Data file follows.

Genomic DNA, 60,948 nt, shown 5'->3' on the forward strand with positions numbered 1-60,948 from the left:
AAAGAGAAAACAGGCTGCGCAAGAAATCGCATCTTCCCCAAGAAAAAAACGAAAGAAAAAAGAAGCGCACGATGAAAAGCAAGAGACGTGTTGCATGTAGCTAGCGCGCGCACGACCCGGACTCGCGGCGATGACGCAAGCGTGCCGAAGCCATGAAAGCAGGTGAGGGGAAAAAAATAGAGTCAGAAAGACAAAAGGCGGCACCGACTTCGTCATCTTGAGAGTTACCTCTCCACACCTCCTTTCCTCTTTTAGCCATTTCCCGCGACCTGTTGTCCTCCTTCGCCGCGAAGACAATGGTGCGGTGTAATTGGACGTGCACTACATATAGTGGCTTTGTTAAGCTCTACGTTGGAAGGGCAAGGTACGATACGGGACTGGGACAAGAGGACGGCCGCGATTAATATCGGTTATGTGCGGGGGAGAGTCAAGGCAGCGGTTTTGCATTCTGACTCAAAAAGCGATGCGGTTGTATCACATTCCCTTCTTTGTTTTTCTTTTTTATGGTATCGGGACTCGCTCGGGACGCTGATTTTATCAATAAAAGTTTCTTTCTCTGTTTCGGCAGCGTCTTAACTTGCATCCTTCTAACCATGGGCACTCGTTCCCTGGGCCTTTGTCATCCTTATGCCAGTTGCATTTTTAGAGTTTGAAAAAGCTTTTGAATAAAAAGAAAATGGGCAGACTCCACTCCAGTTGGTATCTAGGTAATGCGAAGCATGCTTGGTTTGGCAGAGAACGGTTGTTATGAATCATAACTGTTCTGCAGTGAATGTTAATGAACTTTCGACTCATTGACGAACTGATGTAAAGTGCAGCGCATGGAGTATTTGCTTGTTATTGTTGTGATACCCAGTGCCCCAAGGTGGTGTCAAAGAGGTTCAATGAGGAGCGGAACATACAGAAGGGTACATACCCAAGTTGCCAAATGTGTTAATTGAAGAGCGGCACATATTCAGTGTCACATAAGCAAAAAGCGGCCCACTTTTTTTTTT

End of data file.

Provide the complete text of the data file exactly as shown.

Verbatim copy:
Genomic DNA, 60,948 nt, shown 5'->3' on the forward strand with positions numbered 1-60,948 from the left:
AAAGAGAAAACAGGCTGCGCAAGAAATCGCATCTTCCCCAAGAAAAAAACGAAAGAAAAAAGAAGCGCACGATGAAAAGCAAGAGACGTGTTGCATGTAGCTAGCGCGCGCACGACCCGGACTCGCGGCGATGACGCAAGCGTGCCGAAGCCATGAAAGCAGGTGAGGGGAAAAAAATAGAGTCAGAAAGACAAAAGGCGGCACCGACTTCGTCATCTTGAGAGTTACCTCTCCACACCTCCTTTCCTCTTTTAGCCATTTCCCGCGACCTGTTGTCCTCCTTCGCCGCGAAGACAATGGTGCGGTGTAATTGGACGTGCACTACATATAGTGGCTTTGTTAAGCTCTACGTTGGAAGGGCAAGGTACGATACGGGACTGGGACAAGAGGACGGCCGCGATTAATATCGGTTATGTGCGGGGGAGAGTCAAGGCAGCGGTTTTGCATTCTGACTCAAAAAGCGATGCGGTTGTATCACATTCCCTTCTTTGTTTTTCTTTTTTATGGTATCGGGACTCGCTCGGGACGCTGATTTTATCAATAAAAGTTTCTTTCTCTGTTTCGGCAGCGTCTTAACTTGCATCCTTCTAACCATGGGCACTCGTTCCCTGGGCCTTTGTCATCCTTATGCCAGTTGCATTTTTAGAGTTTGAAAAAGCTTTTGAATAAAAAGAAAATGGGCAGACTCCACTCCAGTTGGTATCTAGGTAATGCGAAGCATGCTTGGTTTGGCAGAGAACGGTTGTTATGAATCATAACTGTTCTGCAGTGAATGTTAATGAACTTTCGACTCATTGACGAACTGATGTAAAGTGCAGCGCATGGAGTATTTGCTTGTTATTGTTGTGATACCCAGTGCCCCAAGGTGGTGTCAAAGAGGTTCAATGAGGAGCGGAACATACAGAAGGGTACATACCCAAGTTGCCAAATGTGTTAATTGAAGAGCGGCACATATTCAGTGTCACATAAGCAAAAAGCGGCCCACTTTTTTTTTT